Proposal to allow concealed guns without permit in NC advances

Posted May 31
Updated June 1

— A House committee voted Wednesday in favor of a bill that would eliminate North Carolina's requirement that people obtain a permit to carry a concealed weapon.

House Bill 746 creates "parity" for people who are allowed to carry guns openly but suddenly find themselves on the wrong side of the law if they put on a jacket and cover up their holstered sidearms simply because they lack a concealed carry permit, said sponsor Rep. Chris Millis, R-Pender.

"This bill would allow law-abiding citizens to be able to carry concealed, regardless of obtaining the mandatory government permit, and this ability to carry concealed is only in places where it is currently allowable to openly carry a firearm," Millis said, noting 13 other U.S. states have similar rules on the books.

Concealed carry permits are issued through a county sheriff's office, which conducts a criminal background check and looks for records of mental illness or incapacity. The requirement has long been a sore spot with gun rights advocates, who say it gives sheriffs too much power to deny gun owners what they say is their constitutional right to carry a concealed weapon.

Guns purchased through a licensed dealer would still require a federal background check, but those checks aren't required for purchases from non-licensed sellers at gun shows or for private sales. In those cases, however, the North Carolina buyers would have already gone through the background check called for to obtain a pistol purchase permit from their local sheriff.

Still, gun control advocates say the concealed carry permit offers extra backup for those sales and ensures that gun owners have basic safety training.

"This bill would roll back one of North Carolina's core public safety laws by allowing people to carry hidden loaded handguns in public with no permit and no firearm safety training," Christy Clark of Huntersville, North Carolina chapter leader for Moms Demand Action for Gun Sense in America, told members of the House Judiciary IV Committee.

The bill does include a provision for a firearm safety class to be offered as an elective course in North Carolina high schools.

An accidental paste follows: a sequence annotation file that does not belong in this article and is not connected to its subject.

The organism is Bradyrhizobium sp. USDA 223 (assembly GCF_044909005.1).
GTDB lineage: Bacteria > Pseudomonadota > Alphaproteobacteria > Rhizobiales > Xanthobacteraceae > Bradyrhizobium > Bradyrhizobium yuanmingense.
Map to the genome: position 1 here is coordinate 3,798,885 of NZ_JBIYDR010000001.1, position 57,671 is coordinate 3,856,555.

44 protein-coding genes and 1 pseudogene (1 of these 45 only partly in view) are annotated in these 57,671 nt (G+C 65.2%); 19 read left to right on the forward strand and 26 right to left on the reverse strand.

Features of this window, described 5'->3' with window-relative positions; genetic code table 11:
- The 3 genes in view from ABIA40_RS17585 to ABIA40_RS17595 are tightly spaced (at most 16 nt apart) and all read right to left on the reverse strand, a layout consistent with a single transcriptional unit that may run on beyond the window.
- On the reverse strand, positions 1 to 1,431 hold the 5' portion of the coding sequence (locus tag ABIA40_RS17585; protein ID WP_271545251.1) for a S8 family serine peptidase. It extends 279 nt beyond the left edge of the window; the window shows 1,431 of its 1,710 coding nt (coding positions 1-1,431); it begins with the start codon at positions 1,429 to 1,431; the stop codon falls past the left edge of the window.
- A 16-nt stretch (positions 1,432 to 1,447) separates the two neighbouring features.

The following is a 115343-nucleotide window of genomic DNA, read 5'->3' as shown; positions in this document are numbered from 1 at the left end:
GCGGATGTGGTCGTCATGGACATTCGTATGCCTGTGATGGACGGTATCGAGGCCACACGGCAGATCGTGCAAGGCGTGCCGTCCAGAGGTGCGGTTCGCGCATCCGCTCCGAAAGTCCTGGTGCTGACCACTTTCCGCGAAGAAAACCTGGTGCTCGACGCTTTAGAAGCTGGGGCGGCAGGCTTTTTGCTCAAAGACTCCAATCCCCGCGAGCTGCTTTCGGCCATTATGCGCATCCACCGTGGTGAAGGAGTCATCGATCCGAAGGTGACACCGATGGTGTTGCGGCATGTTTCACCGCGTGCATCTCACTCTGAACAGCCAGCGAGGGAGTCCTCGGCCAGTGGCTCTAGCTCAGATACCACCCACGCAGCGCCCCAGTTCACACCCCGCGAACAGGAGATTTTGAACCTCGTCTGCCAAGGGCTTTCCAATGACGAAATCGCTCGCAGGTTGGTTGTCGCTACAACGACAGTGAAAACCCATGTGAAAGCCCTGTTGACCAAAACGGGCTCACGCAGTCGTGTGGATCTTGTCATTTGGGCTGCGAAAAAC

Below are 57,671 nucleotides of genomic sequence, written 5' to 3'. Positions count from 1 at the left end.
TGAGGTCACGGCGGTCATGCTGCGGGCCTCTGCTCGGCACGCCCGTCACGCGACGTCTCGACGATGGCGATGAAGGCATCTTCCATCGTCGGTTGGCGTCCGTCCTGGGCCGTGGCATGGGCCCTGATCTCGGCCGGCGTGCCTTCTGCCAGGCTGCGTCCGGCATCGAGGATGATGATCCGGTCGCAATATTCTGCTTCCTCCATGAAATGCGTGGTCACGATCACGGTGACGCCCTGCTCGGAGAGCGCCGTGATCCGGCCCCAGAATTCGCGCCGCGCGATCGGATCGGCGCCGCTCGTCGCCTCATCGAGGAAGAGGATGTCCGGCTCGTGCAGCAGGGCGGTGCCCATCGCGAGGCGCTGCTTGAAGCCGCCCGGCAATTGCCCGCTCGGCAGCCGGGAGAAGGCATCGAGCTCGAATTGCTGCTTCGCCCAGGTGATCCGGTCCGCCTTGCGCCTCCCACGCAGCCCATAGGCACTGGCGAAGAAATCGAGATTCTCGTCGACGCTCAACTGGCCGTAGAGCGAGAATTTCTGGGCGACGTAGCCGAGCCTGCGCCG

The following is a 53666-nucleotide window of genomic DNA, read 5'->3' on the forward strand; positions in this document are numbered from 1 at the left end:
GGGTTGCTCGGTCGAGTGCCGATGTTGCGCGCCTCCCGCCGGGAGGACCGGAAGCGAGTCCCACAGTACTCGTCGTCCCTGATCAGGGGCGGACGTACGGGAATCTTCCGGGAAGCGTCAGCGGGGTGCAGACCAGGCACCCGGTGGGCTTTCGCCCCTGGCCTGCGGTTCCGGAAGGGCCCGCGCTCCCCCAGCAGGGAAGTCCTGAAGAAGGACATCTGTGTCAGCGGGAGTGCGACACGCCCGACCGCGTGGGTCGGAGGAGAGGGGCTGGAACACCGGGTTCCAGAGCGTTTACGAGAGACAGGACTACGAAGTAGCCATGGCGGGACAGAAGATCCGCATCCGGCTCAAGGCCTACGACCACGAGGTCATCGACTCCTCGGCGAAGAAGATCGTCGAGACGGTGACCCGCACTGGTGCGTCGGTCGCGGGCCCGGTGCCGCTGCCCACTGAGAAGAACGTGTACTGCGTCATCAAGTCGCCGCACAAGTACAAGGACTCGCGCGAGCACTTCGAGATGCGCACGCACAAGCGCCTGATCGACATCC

Daniel Patrick, of gun rights group Grass Roots North Carolina, called the proposal a "gradual evolution of personal protection legislation" and noted that other states that have similar laws haven't had any problems because of it.

North Carolina gun owners could still obtain a concealed carry permit to use when traveling out of state, as many states recognize each other's permits.

Rep. Deb Butler, D-New Hanover, said she worries that removing the permit process puts the onus on individuals to determine if they are qualified to carry a gun.

"I do see a paradigm shift in the way we are treating this, and I do see that we are eliminating a very valuable stopgap measure," Butler said. "Gun violence has proliferated like crazy in this country. We all know that. My fear is that we're asking citizens to disqualify themselves, to understand and know whether they are capable of carrying (a weapon) in an open fashion, and I just think that's a dangerous step to take."

Millis said the state's pistol permit process already gives sheriff's the ability to perform background checks.

"Right now, status quo, if you don't pass this bill, criminals have the advantage in our state," he said. "They can see if you have a firearm on you, or they're playing the odds that, did you traverse the permit process?

"This bill puts our law-abiding citizens to be able to defend themselves," he said.

Republicans on the committee beat back several Democratic-sponsored amendments to the bill, such as raising the age to carry a handgun from 18 to 21 or allowing people in state agencies to determine that someone should be prohibiting from possessing a gun because of a mental issue, and the passed the bill on a voice vote.

The bill must still go through the House Finance Committee before getting a floor vote.


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  • Tim Orr Jun 7, 7:59 p.m.